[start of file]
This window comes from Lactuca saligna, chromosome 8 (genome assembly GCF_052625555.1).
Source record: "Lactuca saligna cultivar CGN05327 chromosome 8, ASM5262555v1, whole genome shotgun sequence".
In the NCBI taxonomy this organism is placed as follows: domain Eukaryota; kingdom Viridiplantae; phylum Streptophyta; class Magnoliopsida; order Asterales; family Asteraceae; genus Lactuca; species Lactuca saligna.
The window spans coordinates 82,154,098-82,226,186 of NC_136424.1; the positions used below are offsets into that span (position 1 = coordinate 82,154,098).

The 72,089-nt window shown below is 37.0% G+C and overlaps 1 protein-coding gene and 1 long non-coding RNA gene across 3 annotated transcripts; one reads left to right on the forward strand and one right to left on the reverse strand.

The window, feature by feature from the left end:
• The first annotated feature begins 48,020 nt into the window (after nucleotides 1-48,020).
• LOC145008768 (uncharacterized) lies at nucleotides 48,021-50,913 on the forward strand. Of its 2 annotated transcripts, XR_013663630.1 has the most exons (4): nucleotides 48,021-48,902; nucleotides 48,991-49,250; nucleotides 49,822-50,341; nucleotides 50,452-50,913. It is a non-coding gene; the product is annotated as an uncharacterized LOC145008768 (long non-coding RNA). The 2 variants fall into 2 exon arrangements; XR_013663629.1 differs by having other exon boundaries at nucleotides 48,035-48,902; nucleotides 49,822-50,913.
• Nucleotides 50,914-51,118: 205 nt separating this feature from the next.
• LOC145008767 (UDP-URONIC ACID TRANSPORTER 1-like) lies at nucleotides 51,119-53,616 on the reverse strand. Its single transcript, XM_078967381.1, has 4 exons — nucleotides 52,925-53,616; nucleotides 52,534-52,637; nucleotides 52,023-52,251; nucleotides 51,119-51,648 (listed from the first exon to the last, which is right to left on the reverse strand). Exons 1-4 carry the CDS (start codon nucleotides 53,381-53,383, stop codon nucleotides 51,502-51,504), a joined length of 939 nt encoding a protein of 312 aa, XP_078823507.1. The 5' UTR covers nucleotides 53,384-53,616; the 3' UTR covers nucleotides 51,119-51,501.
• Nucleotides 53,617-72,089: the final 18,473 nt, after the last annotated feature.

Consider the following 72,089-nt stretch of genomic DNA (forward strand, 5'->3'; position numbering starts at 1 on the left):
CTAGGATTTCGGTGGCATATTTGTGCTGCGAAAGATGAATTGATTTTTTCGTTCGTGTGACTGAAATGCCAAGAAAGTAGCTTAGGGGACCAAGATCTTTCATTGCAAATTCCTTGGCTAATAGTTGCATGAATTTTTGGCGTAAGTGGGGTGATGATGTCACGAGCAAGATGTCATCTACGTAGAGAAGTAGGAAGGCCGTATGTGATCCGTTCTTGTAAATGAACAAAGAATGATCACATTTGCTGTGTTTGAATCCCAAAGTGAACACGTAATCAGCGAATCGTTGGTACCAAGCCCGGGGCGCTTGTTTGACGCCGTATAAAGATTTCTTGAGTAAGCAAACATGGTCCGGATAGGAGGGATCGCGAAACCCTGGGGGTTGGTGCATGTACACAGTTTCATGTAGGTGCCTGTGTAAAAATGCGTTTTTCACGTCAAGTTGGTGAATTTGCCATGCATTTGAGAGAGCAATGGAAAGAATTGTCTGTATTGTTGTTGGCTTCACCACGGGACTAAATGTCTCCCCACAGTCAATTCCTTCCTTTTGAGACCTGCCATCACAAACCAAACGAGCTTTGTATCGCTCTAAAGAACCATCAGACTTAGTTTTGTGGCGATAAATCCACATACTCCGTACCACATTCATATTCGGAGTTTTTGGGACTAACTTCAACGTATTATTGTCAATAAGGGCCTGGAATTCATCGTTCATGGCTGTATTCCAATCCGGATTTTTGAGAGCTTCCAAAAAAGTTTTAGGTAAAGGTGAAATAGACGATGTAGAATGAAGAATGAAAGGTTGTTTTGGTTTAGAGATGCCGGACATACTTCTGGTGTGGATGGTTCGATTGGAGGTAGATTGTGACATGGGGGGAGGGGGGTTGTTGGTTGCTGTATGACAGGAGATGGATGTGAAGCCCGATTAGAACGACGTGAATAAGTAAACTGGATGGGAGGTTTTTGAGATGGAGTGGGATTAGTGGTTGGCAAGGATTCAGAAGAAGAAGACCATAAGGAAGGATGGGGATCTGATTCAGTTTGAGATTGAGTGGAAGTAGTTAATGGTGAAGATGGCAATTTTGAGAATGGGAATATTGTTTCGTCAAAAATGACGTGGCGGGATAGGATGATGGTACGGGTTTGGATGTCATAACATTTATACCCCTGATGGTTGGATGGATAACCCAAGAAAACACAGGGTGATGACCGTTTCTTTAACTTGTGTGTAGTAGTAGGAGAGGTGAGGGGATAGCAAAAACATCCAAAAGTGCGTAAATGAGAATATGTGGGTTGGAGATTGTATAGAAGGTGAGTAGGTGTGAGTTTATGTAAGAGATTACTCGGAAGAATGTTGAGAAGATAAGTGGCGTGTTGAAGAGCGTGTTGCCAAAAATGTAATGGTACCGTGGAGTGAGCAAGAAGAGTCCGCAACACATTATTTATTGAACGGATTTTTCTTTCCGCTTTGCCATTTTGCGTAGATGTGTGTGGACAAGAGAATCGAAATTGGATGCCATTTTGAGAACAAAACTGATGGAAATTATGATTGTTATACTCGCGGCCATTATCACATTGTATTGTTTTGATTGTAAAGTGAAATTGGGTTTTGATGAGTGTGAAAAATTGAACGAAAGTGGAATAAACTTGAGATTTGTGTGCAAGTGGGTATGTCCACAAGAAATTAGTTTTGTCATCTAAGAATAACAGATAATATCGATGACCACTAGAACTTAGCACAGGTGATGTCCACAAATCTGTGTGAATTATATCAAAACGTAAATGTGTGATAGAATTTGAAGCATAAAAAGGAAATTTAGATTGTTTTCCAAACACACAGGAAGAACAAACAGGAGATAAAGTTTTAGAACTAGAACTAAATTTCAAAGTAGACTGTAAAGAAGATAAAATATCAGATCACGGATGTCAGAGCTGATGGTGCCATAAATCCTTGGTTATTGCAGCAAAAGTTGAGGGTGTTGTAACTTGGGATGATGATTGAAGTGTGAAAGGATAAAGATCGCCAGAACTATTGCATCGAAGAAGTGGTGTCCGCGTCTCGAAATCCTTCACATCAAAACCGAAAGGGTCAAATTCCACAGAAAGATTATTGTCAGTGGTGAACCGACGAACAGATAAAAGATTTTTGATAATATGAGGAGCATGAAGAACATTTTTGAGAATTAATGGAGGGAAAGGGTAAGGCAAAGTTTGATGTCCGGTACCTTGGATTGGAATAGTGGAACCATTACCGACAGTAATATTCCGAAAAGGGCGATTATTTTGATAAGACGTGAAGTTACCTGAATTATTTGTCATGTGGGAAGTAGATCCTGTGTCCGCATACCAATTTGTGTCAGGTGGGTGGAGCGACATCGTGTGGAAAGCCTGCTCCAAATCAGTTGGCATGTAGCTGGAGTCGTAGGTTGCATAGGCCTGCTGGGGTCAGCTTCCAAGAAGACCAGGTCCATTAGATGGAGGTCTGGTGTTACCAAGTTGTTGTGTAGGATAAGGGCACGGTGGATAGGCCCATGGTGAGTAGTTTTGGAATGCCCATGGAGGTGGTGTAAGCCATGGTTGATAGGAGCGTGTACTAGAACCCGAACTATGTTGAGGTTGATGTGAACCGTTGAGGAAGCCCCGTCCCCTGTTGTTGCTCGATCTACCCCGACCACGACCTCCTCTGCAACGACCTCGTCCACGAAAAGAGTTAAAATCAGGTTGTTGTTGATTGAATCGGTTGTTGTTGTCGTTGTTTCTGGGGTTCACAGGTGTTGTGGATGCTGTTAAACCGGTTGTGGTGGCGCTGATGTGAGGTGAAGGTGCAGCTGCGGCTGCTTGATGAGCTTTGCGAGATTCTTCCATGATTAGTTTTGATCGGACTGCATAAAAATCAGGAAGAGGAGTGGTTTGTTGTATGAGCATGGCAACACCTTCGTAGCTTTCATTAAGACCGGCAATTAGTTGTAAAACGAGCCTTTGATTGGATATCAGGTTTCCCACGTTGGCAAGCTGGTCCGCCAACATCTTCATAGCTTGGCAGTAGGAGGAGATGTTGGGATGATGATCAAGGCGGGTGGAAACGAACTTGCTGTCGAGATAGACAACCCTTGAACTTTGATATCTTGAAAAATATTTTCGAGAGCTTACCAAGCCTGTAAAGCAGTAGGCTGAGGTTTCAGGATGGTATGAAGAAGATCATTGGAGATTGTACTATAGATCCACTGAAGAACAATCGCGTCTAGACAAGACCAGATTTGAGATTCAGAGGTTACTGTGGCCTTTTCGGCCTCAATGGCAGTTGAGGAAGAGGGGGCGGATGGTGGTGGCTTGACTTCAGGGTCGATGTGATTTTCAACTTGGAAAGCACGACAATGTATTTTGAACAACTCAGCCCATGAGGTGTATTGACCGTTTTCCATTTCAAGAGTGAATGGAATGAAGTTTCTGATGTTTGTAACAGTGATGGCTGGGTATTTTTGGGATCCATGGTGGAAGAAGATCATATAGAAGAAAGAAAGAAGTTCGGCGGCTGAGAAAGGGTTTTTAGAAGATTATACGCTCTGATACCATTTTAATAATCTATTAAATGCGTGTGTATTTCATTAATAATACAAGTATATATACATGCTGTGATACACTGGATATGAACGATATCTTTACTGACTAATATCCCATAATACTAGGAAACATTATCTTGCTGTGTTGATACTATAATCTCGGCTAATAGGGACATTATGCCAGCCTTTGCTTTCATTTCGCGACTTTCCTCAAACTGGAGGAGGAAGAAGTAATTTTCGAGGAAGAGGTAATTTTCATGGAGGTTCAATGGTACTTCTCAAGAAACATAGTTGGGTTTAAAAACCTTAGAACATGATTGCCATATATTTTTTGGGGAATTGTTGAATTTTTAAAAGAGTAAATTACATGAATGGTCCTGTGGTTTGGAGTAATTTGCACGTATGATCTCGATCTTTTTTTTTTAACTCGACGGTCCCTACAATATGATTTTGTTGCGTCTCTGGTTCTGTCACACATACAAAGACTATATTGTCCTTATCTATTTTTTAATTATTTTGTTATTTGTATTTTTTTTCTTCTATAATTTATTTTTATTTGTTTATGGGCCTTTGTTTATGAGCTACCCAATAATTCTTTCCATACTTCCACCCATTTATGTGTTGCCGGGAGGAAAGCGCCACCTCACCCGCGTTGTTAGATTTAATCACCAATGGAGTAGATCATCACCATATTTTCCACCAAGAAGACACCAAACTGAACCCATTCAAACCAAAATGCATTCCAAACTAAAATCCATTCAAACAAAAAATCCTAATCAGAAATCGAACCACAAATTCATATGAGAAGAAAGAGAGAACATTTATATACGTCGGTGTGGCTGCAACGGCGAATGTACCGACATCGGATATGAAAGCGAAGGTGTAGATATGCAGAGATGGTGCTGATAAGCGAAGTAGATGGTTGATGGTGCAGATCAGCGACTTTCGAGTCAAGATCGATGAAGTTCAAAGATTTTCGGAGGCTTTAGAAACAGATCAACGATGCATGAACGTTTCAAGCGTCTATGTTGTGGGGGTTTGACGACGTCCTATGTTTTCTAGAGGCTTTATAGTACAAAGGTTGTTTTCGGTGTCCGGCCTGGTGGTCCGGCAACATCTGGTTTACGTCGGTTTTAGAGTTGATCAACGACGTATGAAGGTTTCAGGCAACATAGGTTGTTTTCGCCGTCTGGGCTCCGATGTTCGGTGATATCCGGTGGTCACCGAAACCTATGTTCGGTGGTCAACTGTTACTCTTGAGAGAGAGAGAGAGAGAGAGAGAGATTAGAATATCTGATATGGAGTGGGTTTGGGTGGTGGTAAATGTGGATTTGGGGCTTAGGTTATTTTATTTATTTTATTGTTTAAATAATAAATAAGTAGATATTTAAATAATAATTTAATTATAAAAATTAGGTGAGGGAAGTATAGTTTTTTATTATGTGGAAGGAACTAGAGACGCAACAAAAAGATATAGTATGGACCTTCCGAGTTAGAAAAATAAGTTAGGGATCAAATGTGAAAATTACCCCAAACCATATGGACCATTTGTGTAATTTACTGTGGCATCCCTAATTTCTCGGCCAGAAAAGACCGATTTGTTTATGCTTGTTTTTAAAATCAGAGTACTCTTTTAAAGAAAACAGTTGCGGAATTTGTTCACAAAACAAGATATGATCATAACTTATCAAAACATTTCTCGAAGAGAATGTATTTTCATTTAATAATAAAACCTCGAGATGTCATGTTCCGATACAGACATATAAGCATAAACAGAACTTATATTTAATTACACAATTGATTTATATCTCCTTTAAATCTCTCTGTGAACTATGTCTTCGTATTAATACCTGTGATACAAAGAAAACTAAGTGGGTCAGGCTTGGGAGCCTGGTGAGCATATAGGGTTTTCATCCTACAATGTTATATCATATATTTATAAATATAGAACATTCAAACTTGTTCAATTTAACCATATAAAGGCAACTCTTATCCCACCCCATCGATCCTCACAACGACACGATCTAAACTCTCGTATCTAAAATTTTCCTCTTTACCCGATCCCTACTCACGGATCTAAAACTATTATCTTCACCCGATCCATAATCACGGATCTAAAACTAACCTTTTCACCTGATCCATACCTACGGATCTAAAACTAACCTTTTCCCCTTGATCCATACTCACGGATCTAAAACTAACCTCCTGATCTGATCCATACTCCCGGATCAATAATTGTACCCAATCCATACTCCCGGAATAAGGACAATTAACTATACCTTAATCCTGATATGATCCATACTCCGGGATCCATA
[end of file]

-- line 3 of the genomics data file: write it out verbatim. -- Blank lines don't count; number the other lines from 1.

In the NCBI taxonomy this organism is placed as follows: domain Eukaryota; kingdom Viridiplantae; phylum Streptophyta; class Magnoliopsida; order Asterales; family Asteraceae; genus Lactuca; species Lactuca saligna.